According to traditional Chinese medicine (TCM), the stomach is not only responsible for digesting your food, but for digesting your emotions as well.10 This is why when you’re worried or anxious, you feel it in your stomach. Another emotion that is closely connected to the stomach is pensiveness, or despondency (low spirits). Thus, this emotion may manifest as a problem in the stomach. And conversely, a physical problem with the stomach may cause a person to feel despondent.

 

In addition to these emotional energetic relationships, of course, are physical ones. These include the stomach meridian, which is paired with the spleen meridian, as well as the thyroid gland. The stomach organ is also connected with the following vertebrae and teeth:

 

  • Cervical vertebrae 1 & 4
  • Thoracic vertebrae 1 & 5-8
  • Molars 1 & 2 on top teeth
  • Premolars 1 & 2 on bottom teeth

Because of these energetic relationships, it’s important to look at stomach health in the context of these areas by observing how a problem with one may be related to another.

 

Other areas to pay attention to when looking at the stomach are the mouth and muscles. Weak and tired muscles may indicate an issue with the stomach or spleen, while problems in the mouth like bleeding gums could also stem from a stomach problem.10

 

How your lifestyle impacts your stomach health

 

girls eating watermelon

 

Many of the things that can cause stomach problems include lifestyle factors. For example, drinking alcohol, eating unhealthy foods, taking medications like NSAIDs, smoking, and other factors can all be irritating to the stomach and may result in health issues.6

 

Here are some lifestyle tips that can support a healthy, happy stomach:

 

  1. Manage stress – Stress can upset the digestive process, slowing it down and causing symptoms. It can also make things like stomach ulcers worse, so it is important to keep your stress levels under control if you have any stomach issues.
  2. Quit smoking – Smoking can cause acid reflux, as it can weaken the muscles that control the seal between the esophagus and the stomach. Smoking is also a risk factor for stomach cancer.
  3. Drink only in moderation – Drinking some alcohol is okay, but drinking too much can increase stomach acid production and can aggravate stomach concerns.
  4. Maintain a healthy weight – Extra belly fat can put pressure on your stomach and cause problems. Losing weight can help with things like heartburn and other acid-related stomach issues.6 11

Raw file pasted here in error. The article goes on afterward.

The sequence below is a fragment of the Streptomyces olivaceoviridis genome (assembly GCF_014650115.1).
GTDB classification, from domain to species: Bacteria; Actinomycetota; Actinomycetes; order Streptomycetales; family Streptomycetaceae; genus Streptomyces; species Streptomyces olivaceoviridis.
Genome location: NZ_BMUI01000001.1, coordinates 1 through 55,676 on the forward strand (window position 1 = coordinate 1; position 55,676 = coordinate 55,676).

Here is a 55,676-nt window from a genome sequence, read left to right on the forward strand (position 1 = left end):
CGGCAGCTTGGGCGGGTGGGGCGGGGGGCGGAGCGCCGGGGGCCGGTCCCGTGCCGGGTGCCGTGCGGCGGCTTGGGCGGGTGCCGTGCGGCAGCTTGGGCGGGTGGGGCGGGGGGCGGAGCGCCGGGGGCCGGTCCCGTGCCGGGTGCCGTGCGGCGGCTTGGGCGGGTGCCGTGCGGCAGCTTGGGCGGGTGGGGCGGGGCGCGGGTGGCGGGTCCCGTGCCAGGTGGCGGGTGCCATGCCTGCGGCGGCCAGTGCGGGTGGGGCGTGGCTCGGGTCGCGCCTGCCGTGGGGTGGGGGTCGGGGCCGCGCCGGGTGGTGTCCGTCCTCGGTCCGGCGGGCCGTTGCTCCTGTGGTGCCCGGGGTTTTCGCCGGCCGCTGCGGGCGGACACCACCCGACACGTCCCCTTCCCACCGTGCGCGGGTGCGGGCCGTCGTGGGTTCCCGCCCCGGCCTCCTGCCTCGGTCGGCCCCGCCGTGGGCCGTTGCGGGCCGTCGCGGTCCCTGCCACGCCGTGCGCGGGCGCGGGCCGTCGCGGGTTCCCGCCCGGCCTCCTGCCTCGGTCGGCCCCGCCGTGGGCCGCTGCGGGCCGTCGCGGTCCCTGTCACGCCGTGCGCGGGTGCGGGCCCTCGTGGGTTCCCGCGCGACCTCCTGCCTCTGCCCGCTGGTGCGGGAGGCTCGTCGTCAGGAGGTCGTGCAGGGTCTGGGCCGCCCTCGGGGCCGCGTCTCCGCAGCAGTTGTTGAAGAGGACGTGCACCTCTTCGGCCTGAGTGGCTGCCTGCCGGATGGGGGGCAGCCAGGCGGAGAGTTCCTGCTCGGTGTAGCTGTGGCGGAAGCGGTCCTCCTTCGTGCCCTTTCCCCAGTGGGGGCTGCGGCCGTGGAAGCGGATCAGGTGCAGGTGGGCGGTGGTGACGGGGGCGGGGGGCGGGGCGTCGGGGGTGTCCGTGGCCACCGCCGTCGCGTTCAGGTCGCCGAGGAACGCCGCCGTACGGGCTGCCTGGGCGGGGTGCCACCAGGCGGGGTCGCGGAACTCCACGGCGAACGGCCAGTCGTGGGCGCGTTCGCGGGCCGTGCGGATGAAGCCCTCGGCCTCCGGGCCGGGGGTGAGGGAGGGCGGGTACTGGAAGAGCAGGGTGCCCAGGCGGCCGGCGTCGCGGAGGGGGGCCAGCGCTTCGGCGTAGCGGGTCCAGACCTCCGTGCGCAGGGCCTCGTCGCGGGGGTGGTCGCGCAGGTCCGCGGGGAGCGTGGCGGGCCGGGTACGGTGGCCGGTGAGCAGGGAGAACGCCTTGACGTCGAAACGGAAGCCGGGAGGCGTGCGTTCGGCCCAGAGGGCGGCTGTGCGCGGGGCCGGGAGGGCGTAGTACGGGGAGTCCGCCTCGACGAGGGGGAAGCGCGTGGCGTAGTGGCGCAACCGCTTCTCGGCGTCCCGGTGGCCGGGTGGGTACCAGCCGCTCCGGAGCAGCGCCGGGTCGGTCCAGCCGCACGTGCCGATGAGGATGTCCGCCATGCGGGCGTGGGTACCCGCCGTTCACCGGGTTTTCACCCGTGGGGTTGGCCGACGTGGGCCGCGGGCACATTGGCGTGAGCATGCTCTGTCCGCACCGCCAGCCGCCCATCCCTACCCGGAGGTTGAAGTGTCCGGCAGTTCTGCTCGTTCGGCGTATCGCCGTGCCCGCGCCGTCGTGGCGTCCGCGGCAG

Other tips include getting plenty of physical activity, prioritizing sleep, checking to see if your medications are irritating you, and maintaining other healthy habits that keep you feeling your best.

 

How your diet impacts stomach health

 

It is no surprise that the foods we eat can have a major impact on how smoothly our digestive system runs.

 

Some foods can irritate stomach issues, while others can help to soothe them. For example, fried foods, fast foods, chips, processed snacks, chili powder, pepper, fatty meats, cheese, tomato-based products, citrus fruits, chocolate, and carbonated beverages can all make acid reflux (GERD) worse. On the other hand, high-fiber foods and things like melons, nuts, cucumber, lettuce, and other foods can help.12

 

If you have a stomach condition, you may need to do some experimenting to find what foods support you and what foods trigger your symptoms. Consider it a process of trial and error to find a diet that is best suited for you and your unique body.

 

And it’s not just what you eat, but how you eat that can affect your stomach as well. Your eating habits can make an important difference. To ensure a happy stomach, consider the following:

 

  • Eating slowly
  • Chewing well
  • Not overeating
  • Eating regularly
  • Not eating large meals close to bedtime
  • Drinking plenty of water11

Work with your healthcare provider or nutritionist to determine a diet and way of eating that works for you and your unique symptoms or diagnosis. If you have gastroparesis, for example, you may need to eat smaller meals, reduce fiber, and try light or liquid meals.13 If you have GERD, you may need to avoid certain triggering foods and take extra time to chew and eat your meals.

 

Supplements and herbs for stomach health